A Letter to the Shorecrest Adult Community:Our daily lives have changed in ways that might have been unimaginable even a week ago. We are all feeling a wide range of emotions as a result of the changes in our lives due to COVID-19: anxiety, sadness, anger, loss, loneliness, frustration, maybe even irritation. These emotions are, of course, very normal human reactions to such an extraordinary circumstance.
Each day, a student’s and family’s experience at an independent school is made possible by tuition AND a school’s annual fund. For that reason, creating a culture of philanthropy is essential to the growth and well-being of independent schools. The National Association of Independent Schools Guide for Independent School Families asks, “Why do independent schools ask for tuition "and" a tax-deductible gift?”
Establishing collaboration between parents and teachers can only serve to benefit our students. At Shorecrest Preparatory School in St. Petersburg, FL, Dominique Craft, the Dean of Curriculum for the Lower School engages parents in a book club. This time the discussion centered on a book by award winning author Wendy Mogel, PhD, called Voice Lessons. Mrs. Craft has written a review of this book and taken notes on this month’s conversation.
Often when we think of high-schoolers, we are reluctant to single one out over another, or lump several students into a group. After all, college admissions, class standings and athletic achievement can put enough pressure on our kids. But, sometimes, being part of a team, and working together to win a good natured competition is just the thing to bring a group of classmates together and build memories that will keep them coming home.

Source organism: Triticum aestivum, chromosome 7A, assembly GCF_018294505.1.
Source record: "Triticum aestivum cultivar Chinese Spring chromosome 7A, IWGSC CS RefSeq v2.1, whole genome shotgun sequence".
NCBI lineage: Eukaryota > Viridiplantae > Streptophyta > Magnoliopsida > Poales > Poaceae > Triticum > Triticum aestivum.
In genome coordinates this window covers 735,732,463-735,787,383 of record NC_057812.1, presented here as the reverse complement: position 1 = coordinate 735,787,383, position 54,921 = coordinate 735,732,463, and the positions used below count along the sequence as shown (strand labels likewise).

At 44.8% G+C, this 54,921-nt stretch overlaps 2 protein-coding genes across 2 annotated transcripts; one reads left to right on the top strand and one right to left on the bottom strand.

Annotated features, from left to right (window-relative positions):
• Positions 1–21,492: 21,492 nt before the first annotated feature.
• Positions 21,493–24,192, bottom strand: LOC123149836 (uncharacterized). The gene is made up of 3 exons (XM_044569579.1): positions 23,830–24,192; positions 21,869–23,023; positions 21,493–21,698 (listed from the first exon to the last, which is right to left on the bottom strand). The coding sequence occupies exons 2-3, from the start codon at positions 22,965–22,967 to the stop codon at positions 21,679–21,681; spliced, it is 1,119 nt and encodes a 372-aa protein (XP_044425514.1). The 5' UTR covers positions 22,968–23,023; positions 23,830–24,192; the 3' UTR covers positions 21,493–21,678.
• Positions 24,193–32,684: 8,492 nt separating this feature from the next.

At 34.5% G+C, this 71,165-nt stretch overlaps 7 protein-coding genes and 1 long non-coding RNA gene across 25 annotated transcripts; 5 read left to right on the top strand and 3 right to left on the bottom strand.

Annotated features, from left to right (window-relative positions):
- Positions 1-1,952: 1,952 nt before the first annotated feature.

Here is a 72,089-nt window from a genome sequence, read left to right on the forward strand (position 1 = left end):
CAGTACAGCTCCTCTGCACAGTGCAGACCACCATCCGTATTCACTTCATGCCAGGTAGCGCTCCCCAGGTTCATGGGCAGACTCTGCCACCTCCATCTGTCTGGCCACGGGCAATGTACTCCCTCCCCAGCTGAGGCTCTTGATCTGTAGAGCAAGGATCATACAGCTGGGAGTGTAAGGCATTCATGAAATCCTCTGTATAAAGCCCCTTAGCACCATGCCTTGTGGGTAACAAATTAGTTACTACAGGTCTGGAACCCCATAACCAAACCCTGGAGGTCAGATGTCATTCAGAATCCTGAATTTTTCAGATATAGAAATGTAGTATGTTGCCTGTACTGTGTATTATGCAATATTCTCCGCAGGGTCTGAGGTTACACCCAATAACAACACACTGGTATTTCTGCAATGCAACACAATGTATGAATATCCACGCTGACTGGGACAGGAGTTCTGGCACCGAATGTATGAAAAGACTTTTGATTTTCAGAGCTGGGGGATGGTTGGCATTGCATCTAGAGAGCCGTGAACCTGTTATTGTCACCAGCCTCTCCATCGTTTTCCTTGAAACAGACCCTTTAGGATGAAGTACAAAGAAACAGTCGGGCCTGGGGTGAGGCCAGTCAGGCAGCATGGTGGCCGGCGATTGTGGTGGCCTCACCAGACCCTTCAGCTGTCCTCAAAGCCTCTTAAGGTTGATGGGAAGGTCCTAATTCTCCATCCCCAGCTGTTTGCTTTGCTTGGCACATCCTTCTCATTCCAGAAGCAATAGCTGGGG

The Homecoming Spirit Week tradition at Shorecrest Preparatory School in St. Petersburg, Florida is a frequent feature in the speeches of graduating seniors, spoken of as one of the best group experiences for their class, and something they hold dear.
Empathy among young people is a popular conversational theme these days. Indeed, educators across the country have noticed a need to teach basic moral values in the classroom. An article by teacher Paul Barnwell in “The Atlantic”, expounds the reasons for that trend, and gives examples of teachers taking lessons outside the classroom and into the community to give students valuable moral insight. Mr. Barnwell notes that while schools say high moral standards are embedded in a rigorous curriculum, it’s rare to see those values in action.
At Shorecrest Preparatory School, in St. Petersburg, Florida, the core values held by the school are actively modeled. The largest single demonstration of our community's commitment to Responsibility, Respect, Integrity, Knowledge and Compassion happens every year at the holiday season. Students, faculty, administrators and parents join together to provide gifts to children in foster care.